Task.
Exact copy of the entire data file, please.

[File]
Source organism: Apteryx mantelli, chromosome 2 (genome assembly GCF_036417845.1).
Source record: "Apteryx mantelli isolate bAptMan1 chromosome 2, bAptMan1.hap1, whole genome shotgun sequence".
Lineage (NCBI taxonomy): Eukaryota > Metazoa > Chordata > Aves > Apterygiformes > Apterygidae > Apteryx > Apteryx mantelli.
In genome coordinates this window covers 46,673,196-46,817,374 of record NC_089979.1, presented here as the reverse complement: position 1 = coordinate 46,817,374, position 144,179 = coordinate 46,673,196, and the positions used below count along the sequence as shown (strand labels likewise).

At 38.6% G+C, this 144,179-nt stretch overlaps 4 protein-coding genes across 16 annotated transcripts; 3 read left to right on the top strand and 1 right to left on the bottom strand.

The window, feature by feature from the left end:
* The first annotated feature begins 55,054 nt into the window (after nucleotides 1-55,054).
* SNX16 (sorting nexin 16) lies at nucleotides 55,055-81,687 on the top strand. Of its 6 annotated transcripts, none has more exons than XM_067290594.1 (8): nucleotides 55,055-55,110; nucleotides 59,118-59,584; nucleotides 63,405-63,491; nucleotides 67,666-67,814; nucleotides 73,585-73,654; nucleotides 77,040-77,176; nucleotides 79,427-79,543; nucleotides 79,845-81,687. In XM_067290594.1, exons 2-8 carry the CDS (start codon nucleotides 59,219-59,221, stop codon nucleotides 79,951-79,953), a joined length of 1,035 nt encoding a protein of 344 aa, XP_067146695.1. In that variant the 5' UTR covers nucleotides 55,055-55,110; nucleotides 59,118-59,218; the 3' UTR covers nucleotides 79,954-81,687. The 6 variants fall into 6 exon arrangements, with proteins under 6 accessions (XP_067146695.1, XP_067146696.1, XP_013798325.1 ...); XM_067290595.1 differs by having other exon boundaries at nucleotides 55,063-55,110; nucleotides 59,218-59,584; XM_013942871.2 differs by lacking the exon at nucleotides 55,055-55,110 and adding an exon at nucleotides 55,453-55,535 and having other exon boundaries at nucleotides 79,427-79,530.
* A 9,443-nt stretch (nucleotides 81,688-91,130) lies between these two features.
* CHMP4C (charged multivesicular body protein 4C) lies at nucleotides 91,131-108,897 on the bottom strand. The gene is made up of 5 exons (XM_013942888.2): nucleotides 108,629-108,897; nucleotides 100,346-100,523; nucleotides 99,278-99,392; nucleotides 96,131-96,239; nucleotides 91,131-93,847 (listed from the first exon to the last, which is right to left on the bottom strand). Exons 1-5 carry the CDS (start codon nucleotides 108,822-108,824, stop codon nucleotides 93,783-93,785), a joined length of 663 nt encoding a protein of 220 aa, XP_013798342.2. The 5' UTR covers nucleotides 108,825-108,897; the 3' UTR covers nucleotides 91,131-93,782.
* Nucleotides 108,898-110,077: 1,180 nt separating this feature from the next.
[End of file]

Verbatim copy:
Source organism: Apteryx mantelli, chromosome 2 (genome assembly GCF_036417845.1).
Source record: "Apteryx mantelli isolate bAptMan1 chromosome 2, bAptMan1.hap1, whole genome shotgun sequence".
Lineage (NCBI taxonomy): Eukaryota > Metazoa > Chordata > Aves > Apterygiformes > Apterygidae > Apteryx > Apteryx mantelli.
In genome coordinates this window covers 46,673,196-46,817,374 of record NC_089979.1, presented here as the reverse complement: position 1 = coordinate 46,817,374, position 144,179 = coordinate 46,673,196, and the positions used below count along the sequence as shown (strand labels likewise).

At 38.6% G+C, this 144,179-nt stretch overlaps 4 protein-coding genes across 16 annotated transcripts; 3 read left to right on the top strand and 1 right to left on the bottom strand.

The window, feature by feature from the left end:
* The first annotated feature begins 55,054 nt into the window (after nucleotides 1-55,054).
* SNX16 (sorting nexin 16) lies at nucleotides 55,055-81,687 on the top strand. Of its 6 annotated transcripts, none has more exons than XM_067290594.1 (8): nucleotides 55,055-55,110; nucleotides 59,118-59,584; nucleotides 63,405-63,491; nucleotides 67,666-67,814; nucleotides 73,585-73,654; nucleotides 77,040-77,176; nucleotides 79,427-79,543; nucleotides 79,845-81,687. In XM_067290594.1, exons 2-8 carry the CDS (start codon nucleotides 59,219-59,221, stop codon nucleotides 79,951-79,953), a joined length of 1,035 nt encoding a protein of 344 aa, XP_067146695.1. In that variant the 5' UTR covers nucleotides 55,055-55,110; nucleotides 59,118-59,218; the 3' UTR covers nucleotides 79,954-81,687. The 6 variants fall into 6 exon arrangements, with proteins under 6 accessions (XP_067146695.1, XP_067146696.1, XP_013798325.1 ...); XM_067290595.1 differs by having other exon boundaries at nucleotides 55,063-55,110; nucleotides 59,218-59,584; XM_013942871.2 differs by lacking the exon at nucleotides 55,055-55,110 and adding an exon at nucleotides 55,453-55,535 and having other exon boundaries at nucleotides 79,427-79,530.
* A 9,443-nt stretch (nucleotides 81,688-91,130) lies between these two features.
* CHMP4C (charged multivesicular body protein 4C) lies at nucleotides 91,131-108,897 on the bottom strand. The gene is made up of 5 exons (XM_013942888.2): nucleotides 108,629-108,897; nucleotides 100,346-100,523; nucleotides 99,278-99,392; nucleotides 96,131-96,239; nucleotides 91,131-93,847 (listed from the first exon to the last, which is right to left on the bottom strand). Exons 1-5 carry the CDS (start codon nucleotides 108,822-108,824, stop codon nucleotides 93,783-93,785), a joined length of 663 nt encoding a protein of 220 aa, XP_013798342.2. The 5' UTR covers nucleotides 108,825-108,897; the 3' UTR covers nucleotides 91,131-93,782.
* Nucleotides 108,898-110,077: 1,180 nt separating this feature from the next.